• Despite the small size of the training data in BSTC, fine-tuning on this data is essential to improve the performance of all models.

  • In all settings, the best system in context-aware model beats the wait-15 model.

  • Pre-trained models are not sensitive to errors from Auto IU, while fine-tuned models are.

Models Translation Reference Interpretation Reference (3-references)
BLEU Brevity Penalty BLEU Brevity Penalty
Our Model 20.93 1.000 28.08 1.000
S 16.02 0.845 - -
A 16.38 0.887 - -
B 12.08 0.893 - -
Table 5: Comparison between machine translation and human interpretation. The interpretation reference consists of a collection of interpretations from S, A and B. Our model is trained on the large-scale corpus.
Models Overall Missing Translation
BAD OK GOOD Acceptability
Our Model 26.09% 29.13% 44.78% 73.91% 20%
S 36.96% 30.87% 32.17% 63.04% 53%
A 26.96% 35.65% 37.39% 73.04% 47%
B 52.17% 31.74% 16.09% 47.83% 53%

Table 6: Results of human evaluation for interpreting and machine translation. Missing Translation indicates the proportion of missing translation in all translation errors. Notice that inadequate translations are marked as BAD by the human translator.

4.4.4 Machine Translation vs. Human Interpretation

Another interesting work is to compare machine translation with human interpretation. We request three simultaneous interpreters to interpret the talks in BSTC testing dataset, in a mock conference setting 131313We provide the conferences video of the talks to the interpreters, because in real conferences interpreters have a good view of speakers from the booth.. We have three simultaneous interpreters with years of interpreting experience: S (9 years experience), A (7 years experience), and B (5 years experience).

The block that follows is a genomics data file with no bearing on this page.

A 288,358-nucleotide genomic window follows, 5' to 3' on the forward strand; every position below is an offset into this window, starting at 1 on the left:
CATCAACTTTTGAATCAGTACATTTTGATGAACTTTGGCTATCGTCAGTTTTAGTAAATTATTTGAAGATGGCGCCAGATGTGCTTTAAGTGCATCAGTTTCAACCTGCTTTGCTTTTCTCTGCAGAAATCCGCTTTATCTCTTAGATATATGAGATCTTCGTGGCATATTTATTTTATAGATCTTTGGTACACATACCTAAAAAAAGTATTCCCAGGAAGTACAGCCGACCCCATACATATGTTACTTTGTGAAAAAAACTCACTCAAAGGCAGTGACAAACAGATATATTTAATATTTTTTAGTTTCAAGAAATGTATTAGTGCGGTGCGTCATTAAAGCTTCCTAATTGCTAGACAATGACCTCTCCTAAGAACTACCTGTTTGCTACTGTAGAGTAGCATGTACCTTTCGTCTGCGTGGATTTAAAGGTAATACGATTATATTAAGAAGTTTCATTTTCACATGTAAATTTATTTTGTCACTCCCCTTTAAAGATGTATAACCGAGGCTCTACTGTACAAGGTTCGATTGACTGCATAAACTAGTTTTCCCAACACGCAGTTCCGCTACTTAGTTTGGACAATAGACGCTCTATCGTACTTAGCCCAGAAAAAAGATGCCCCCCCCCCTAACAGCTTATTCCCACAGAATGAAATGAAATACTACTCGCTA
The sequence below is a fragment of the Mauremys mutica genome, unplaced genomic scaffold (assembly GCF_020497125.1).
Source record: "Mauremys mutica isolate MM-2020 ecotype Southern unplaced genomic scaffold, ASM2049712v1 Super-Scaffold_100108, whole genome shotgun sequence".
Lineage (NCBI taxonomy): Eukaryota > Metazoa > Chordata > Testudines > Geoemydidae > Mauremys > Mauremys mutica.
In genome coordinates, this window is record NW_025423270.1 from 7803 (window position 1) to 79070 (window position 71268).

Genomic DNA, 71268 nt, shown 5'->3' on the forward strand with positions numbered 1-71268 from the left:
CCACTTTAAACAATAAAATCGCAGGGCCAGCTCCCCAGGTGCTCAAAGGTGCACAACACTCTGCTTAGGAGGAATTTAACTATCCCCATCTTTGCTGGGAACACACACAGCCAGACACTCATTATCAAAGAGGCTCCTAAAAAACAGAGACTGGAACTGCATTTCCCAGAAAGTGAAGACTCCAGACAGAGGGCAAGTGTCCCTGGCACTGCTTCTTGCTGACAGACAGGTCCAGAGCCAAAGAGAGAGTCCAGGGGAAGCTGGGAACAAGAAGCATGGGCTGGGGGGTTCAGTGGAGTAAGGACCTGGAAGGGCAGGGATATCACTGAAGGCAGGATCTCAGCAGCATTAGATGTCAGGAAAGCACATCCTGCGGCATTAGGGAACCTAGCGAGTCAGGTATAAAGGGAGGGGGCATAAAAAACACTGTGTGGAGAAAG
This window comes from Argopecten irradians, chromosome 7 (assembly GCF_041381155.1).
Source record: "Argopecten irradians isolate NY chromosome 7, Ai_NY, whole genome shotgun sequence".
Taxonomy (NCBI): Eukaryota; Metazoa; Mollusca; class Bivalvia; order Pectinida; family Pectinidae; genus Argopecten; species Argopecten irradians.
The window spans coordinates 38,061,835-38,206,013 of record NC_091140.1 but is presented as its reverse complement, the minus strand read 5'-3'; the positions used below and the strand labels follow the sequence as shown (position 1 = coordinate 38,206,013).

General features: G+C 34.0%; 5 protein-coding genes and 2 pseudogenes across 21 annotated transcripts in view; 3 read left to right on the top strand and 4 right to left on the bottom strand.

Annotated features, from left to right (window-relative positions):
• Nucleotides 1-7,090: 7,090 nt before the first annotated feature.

We concatenate the translation of each talk into one big sentence, and then evaluate it by BLEU score. From Table 5, we find that machine translation beats the human interpreters significantly. Moreover, the length of interpretations are relatively short, and results in a high length penalty provided by the evaluation script. The result is unsurprising, because human interpreters often deliberately skip non-primary information to keep a reasonable ear-voice span, which may bring a loss of adequacy and yet a shorter lag time, whereas the machine translation model translates the content adequately. We also use human interpreting results as references. As Table 5 indicates, our model achieves a higher BLEU score, 28.08.

Figure 9: This is a representative case that indicates our model can generate coherent translation.
Task Overall Error Distribution
BAD OK GOOD Acceptability Translation ASR IU Boundary

24.29% 24.37% 61.34% 85.71% 13% 39% 48%
EC 13.64% 14.54% 71.82% 86.36% 15% 15% 70%
Table 7: Results of DuTongChuan. CE represents Chinese-English translation task, and EC represents the English-Chinese translation task.

Furthermore, we ask human translators to evaluate the quality between interpreting and machine translation. To evaluate the performance of our final system, we select one Chinese talk as well as one English talk 141414https://www.youtube.com/watch?v=RXGNbTx2Wqk consisting of about 110 sentences, and have human translators to assess the translation from multiple aspects: adequacy, fluency and correctness. The detailed measurements are:

  • Bad: Typically, the mark Bad indicates that the translation is incorrect and unacceptable.

  • OK: If a translation is comprehensible and adequate, but with minor errors such as incorrect function words and less fluent phrases, then it will be marked as OK.